By Christopher Loring
Ms. Janene Gardin is a substitute Math teacher at Lansing School District’s J.W. Sexton High School.
LORING: Why did you become a substitute teacher?
MS. GARDIN: Well, I actually did not want to become a teacher but when I was in my first year of college, my math professor told me that I should change my major and become a teacher. I did not listen to her and I continued my degree in Finance. Later I received a Masters in Strategic Management. Next I began a career in banking which lasted 7 years. Finally I got out of that and started substitute teaching. Now I love teaching! So clearly, I should've listened to my math professor my first year of college.
LORING: Throughout your years of being a teacher, do you think that you have impacted any of your students?
MS. GARDIN: Yes I do believe that I have impacted a lot of students. I believe that I try to build relationships with all the students regardless of their background and where they're from. I believe that we can all learn something from someone that is different from us. Everybody can teach us something. So I can tell that I’ve done that and impacted some students because they come back to visit or they want to stay in my class. You’ve impacted me! Maybe by doing this interview I am impacting you.
LORING: Have any of your students impacted you? And if so, in what way?
MS. GARDIN: Definitely and to be honest you and Keshawn Mitchell showed me that. I’m a believer in God so having faith in life when things are messed up can be really hard. When you guys both told me about your diagnosis of cancer, it really showed me that ‘wow’ a kid can be stronger than some adults. Cancer is crazy to go through and to go through it as a child is even crazier and that definitely impacted me.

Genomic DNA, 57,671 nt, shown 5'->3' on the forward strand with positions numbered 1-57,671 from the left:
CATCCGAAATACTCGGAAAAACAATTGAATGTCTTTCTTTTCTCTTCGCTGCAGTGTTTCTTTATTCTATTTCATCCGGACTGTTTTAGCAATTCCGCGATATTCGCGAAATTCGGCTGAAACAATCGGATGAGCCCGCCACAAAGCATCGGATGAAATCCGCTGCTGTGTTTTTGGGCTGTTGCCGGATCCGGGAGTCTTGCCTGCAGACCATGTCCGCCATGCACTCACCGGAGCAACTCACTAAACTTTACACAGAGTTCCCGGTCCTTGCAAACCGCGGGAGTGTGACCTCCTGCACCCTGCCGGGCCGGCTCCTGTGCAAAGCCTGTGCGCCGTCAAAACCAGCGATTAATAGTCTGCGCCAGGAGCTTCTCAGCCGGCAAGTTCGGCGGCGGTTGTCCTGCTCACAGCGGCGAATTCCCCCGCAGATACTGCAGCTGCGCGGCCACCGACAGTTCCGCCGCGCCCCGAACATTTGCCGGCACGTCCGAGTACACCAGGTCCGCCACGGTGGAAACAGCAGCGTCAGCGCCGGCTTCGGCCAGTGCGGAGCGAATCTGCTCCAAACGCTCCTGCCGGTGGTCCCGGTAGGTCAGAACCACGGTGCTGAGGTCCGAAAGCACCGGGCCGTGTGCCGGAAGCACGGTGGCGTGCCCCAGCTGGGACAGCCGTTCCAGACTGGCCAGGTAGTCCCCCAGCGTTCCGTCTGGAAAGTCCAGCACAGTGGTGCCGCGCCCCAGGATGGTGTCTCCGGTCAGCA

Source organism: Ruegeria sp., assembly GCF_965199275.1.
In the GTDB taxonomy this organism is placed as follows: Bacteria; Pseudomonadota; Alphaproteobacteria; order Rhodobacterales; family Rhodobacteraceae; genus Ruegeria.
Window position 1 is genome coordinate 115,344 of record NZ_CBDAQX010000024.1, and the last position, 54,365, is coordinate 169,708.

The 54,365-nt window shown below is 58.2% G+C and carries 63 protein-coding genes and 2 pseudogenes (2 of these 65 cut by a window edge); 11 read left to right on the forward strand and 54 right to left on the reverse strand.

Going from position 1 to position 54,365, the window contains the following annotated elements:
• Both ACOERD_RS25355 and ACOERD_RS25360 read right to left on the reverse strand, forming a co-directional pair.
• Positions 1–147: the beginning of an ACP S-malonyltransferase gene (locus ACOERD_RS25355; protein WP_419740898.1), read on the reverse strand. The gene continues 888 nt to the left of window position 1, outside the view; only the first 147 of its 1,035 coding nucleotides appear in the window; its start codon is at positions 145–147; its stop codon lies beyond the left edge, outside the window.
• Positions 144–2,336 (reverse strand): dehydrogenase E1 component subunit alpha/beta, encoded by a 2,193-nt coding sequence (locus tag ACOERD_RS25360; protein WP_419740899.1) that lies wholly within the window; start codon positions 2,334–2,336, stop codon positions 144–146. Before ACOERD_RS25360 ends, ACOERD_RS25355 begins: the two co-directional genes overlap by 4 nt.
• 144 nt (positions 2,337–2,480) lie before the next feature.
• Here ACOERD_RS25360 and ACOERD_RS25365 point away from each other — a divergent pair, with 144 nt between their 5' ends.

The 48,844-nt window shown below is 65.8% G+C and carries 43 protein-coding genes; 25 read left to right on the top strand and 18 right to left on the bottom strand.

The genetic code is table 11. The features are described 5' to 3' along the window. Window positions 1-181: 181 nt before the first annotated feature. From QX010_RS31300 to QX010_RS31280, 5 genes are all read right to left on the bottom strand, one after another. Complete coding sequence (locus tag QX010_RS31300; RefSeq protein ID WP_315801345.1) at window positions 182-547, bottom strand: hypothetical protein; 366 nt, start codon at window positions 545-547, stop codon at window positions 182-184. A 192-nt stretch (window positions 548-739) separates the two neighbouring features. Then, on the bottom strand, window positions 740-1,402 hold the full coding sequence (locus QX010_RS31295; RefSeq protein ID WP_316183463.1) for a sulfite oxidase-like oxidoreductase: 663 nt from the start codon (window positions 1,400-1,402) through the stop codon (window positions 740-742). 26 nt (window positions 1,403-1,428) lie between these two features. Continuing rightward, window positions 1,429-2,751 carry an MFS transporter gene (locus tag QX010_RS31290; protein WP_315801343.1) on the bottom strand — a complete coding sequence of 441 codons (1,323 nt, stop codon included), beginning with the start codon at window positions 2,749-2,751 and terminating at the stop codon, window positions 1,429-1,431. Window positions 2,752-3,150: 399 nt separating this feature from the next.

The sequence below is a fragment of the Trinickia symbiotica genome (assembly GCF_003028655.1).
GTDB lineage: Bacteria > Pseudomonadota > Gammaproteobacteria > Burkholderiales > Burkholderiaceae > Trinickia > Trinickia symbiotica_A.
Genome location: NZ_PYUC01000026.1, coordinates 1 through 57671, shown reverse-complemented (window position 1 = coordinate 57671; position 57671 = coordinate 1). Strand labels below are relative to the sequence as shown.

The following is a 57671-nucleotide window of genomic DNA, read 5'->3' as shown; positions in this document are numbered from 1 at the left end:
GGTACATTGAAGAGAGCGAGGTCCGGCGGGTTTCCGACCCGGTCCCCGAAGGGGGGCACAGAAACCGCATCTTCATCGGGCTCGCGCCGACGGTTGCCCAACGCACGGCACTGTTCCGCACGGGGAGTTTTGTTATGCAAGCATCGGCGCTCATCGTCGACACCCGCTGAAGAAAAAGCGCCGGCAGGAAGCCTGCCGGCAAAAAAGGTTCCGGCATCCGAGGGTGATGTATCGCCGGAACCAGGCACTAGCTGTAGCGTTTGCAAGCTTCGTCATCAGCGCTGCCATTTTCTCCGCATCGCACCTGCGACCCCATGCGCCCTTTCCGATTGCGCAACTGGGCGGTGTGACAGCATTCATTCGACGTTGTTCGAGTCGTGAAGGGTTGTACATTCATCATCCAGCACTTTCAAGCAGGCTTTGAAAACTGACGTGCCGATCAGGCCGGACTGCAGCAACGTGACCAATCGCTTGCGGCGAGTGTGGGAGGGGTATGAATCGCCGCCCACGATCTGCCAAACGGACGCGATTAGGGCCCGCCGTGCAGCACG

LORING: What is your biggest fear as a teacher?
MS. GARDIN: My biggest fear I guess would be not seeing a need or overlooking it. When you're a student or you have a lot going on at home, sometimes school can be your only safe place. If I don't see that need and it makes a student give up, I’m saddened to see that happen. I understand that there's a lot more going on than just school in a student's life.
LORING: Do you think that your students really appreciate you?
MS. GARDIN: I’m really feeling these answers but let's continue.
LORING: If you could do it all over would you still become a teacher?
MS. GARDIN: Yes, I would’ve listened to my professor my first year of college because now everyone wants me to be the actual teacher but to do that I would have to go back to school.
LORING: This is the last question, what do you want to be when you grow up?
MS. GARDIN: That is a good question. I think that when I grow up, I want to leave a good legacy. I want to be a teacher in any type of setting. I feel that knowledge is something that everyone should continually get even if it’s not book knowledge. Everybody can keep learning their whole life. So no matter what stage of life I’m in, I just want to continue to teach.
LORING: I feel like you would be a great Sunday school teacher.
Christopher Loring is a 10th grader at Lansing School District’s J.W. Sexton High School where he is a member of the band. He is also in the Upward Bound program at Michigan State University. He is an intern at The New Citizens Press.
Printed in the February 19, 2017 - March 4, 2017 edition